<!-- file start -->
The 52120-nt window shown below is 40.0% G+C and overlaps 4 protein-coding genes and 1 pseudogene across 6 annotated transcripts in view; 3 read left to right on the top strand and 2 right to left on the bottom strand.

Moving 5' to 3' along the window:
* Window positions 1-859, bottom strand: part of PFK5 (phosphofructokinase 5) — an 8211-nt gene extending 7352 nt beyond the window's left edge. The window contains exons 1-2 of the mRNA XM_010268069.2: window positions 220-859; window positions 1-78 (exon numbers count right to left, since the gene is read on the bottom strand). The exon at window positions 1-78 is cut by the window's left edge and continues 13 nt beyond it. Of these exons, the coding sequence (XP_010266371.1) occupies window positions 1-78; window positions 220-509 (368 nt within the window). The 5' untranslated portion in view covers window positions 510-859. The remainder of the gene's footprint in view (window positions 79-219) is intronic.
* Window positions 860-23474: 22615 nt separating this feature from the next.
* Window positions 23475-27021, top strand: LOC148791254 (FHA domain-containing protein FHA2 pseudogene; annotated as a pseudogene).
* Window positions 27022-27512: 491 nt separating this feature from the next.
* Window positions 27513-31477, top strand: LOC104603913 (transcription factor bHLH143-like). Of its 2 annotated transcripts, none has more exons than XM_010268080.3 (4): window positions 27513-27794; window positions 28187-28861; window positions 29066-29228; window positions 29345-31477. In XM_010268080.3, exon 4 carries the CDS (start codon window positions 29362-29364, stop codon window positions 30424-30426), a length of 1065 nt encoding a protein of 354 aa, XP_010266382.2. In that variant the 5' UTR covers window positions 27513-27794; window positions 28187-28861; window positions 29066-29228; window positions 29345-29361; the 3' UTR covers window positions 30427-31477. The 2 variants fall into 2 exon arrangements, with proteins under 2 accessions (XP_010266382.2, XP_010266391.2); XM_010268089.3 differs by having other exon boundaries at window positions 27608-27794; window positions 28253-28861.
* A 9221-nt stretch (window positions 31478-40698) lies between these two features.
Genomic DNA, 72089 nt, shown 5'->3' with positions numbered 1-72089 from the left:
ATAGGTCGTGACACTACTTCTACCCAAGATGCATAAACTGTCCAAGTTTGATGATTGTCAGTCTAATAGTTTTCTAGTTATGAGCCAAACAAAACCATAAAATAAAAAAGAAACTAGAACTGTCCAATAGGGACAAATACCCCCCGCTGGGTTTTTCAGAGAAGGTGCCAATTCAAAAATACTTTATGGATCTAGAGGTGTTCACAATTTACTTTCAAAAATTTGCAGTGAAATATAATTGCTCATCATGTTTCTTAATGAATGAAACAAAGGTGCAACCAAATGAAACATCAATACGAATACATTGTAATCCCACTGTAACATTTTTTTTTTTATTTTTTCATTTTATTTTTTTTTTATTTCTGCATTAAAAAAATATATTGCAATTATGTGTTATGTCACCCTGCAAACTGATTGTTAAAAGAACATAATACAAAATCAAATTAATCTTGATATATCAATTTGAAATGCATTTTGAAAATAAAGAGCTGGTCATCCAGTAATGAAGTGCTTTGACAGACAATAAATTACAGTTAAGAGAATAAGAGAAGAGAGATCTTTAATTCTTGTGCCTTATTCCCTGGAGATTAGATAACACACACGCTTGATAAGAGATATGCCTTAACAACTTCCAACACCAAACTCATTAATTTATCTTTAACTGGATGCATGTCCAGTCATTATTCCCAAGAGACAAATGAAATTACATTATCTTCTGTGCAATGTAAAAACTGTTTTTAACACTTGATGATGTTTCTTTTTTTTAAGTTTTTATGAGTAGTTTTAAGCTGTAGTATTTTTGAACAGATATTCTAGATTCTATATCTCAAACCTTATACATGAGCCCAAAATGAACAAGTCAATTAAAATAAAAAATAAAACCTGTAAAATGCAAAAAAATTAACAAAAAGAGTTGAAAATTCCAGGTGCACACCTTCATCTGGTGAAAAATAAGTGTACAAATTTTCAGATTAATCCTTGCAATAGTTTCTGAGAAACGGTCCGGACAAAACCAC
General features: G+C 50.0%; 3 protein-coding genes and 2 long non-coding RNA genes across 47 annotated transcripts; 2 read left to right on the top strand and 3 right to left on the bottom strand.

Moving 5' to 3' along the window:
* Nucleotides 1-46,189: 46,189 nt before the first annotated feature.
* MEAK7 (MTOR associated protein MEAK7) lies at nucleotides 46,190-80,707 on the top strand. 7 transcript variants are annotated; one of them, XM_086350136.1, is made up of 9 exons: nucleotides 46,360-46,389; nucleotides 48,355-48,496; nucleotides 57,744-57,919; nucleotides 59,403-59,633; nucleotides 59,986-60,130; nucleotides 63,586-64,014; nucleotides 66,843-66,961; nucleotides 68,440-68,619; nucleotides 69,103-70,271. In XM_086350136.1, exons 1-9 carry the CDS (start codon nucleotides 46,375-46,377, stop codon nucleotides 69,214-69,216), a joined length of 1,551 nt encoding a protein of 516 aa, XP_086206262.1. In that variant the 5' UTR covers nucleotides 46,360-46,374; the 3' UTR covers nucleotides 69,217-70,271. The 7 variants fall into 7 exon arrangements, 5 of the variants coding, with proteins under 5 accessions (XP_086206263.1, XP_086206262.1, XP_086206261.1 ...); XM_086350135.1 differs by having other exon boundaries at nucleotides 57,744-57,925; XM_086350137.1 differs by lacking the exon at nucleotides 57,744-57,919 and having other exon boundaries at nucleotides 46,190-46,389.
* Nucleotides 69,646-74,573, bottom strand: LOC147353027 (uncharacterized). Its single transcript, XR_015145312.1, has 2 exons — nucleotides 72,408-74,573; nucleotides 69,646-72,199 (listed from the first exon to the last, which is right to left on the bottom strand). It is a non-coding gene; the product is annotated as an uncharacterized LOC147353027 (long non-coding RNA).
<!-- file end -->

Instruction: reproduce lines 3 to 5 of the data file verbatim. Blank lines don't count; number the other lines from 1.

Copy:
* Window positions 1-859, bottom strand: part of PFK5 (phosphofructokinase 5) — an 8211-nt gene extending 7352 nt beyond the window's left edge. The window contains exons 1-2 of the mRNA XM_010268069.2: window positions 220-859; window positions 1-78 (exon numbers count right to left, since the gene is read on the bottom strand). The exon at window positions 1-78 is cut by the window's left edge and continues 13 nt beyond it. Of these exons, the coding sequence (XP_010266371.1) occupies window positions 1-78; window positions 220-509 (368 nt within the window). The 5' untranslated portion in view covers window positions 510-859. The remainder of the gene's footprint in view (window positions 79-219) is intronic.
* Window positions 860-23474: 22615 nt separating this feature from the next.
* Window positions 23475-27021, top strand: LOC148791254 (FHA domain-containing protein FHA2 pseudogene; annotated as a pseudogene).